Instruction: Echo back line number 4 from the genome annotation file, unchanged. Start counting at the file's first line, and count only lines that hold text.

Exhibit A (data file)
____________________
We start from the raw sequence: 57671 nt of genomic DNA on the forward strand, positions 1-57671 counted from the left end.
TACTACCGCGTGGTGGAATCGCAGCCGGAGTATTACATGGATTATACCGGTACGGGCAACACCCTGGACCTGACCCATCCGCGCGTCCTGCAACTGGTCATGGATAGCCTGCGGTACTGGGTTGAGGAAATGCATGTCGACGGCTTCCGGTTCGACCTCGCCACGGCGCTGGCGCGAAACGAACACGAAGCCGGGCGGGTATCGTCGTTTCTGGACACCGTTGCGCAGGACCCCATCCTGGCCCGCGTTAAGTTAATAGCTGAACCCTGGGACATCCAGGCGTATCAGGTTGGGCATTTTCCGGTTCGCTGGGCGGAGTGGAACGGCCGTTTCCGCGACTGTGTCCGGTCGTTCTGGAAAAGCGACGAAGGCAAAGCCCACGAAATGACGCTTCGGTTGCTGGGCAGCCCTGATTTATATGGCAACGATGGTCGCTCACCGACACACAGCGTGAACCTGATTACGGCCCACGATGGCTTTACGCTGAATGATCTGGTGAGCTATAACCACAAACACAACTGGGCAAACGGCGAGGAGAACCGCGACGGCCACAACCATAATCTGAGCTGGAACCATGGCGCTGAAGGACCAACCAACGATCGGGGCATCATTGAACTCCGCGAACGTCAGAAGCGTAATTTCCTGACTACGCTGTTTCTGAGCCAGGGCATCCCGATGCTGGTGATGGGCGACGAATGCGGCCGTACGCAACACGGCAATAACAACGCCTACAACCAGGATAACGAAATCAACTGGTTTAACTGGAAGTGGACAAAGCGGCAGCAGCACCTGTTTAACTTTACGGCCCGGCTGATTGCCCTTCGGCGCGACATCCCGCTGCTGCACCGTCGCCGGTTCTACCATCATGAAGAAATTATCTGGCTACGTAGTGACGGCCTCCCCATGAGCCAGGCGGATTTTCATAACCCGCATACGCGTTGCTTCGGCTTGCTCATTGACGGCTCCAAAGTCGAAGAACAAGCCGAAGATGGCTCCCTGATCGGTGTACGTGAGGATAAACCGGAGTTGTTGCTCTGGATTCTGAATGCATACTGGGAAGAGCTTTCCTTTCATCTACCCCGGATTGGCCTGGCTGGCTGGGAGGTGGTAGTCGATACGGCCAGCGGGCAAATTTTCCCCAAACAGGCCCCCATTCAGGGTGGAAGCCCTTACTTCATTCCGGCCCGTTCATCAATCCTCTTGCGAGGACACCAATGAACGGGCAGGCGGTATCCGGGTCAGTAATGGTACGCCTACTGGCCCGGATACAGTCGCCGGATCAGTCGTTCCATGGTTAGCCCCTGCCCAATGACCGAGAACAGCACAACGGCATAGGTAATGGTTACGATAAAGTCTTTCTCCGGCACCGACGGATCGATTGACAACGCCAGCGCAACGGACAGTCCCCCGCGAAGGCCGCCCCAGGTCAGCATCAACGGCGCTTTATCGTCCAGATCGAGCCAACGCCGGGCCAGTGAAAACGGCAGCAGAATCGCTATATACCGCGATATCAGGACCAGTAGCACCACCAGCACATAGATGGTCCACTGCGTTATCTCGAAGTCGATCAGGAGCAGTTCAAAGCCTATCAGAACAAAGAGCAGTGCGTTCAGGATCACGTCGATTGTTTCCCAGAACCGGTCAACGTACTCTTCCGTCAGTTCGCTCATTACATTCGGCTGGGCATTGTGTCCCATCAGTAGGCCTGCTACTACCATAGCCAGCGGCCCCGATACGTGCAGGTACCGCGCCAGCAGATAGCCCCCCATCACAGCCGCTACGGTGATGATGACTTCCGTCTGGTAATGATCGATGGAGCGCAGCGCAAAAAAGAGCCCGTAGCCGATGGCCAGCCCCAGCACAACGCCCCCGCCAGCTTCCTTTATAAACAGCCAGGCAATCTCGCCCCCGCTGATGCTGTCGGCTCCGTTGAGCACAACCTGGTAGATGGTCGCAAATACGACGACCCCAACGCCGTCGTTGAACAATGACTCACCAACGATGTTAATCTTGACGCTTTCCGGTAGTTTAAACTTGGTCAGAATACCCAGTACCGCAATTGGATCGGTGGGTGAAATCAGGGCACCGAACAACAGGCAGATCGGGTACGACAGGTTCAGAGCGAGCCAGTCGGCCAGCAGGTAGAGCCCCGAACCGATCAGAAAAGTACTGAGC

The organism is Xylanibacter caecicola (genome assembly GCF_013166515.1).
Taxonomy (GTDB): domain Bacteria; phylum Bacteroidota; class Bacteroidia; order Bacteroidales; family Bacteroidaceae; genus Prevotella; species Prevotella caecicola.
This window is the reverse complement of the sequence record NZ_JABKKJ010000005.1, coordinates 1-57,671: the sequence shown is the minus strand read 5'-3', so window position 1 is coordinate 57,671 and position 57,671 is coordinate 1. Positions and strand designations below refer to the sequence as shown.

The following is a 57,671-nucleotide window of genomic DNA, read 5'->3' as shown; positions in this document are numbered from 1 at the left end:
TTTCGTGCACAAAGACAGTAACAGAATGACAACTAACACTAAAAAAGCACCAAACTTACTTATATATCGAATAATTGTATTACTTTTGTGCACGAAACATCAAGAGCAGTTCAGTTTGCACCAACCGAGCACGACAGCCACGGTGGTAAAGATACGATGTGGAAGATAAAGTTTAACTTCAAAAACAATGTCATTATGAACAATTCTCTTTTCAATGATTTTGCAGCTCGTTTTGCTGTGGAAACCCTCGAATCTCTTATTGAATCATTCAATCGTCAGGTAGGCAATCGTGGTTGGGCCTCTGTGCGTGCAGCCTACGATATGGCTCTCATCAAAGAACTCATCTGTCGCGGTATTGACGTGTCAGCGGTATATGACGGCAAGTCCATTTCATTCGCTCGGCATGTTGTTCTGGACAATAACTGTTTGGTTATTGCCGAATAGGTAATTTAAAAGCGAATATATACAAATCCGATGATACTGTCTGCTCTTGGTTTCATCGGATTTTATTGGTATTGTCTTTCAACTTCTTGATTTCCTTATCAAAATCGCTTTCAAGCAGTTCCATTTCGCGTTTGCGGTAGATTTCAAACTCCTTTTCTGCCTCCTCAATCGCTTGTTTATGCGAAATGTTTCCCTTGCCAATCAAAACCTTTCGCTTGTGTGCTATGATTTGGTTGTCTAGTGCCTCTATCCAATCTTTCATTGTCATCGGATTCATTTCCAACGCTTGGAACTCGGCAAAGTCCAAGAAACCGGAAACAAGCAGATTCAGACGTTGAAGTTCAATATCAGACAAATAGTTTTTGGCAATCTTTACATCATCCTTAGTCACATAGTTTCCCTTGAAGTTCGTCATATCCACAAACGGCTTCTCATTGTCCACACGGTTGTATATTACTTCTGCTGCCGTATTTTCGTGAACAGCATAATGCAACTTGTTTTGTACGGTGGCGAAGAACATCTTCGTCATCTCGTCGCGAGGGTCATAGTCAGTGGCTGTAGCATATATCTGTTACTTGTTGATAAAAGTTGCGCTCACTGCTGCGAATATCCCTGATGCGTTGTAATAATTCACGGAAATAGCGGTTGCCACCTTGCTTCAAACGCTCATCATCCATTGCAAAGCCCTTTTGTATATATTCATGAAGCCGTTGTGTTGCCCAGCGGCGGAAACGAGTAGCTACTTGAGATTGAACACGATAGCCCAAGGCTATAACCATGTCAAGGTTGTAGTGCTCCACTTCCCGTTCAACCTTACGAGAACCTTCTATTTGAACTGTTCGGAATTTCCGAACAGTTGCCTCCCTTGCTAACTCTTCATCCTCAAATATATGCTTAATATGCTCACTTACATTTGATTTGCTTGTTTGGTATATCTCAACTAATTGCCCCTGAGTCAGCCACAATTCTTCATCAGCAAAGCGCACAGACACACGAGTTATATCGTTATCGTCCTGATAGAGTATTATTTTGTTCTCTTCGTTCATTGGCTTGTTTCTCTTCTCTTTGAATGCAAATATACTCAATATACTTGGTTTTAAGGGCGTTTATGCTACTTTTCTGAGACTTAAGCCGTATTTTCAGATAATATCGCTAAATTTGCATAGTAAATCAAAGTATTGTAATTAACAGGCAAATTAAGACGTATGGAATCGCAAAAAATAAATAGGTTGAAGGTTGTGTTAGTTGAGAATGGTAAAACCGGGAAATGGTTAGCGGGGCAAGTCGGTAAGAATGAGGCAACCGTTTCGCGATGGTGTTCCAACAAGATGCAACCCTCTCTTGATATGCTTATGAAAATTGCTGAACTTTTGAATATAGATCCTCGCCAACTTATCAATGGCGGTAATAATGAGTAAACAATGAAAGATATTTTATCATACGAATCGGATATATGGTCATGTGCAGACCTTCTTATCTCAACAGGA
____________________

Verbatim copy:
Taxonomy (GTDB): domain Bacteria; phylum Bacteroidota; class Bacteroidia; order Bacteroidales; family Bacteroidaceae; genus Prevotella; species Prevotella caecicola.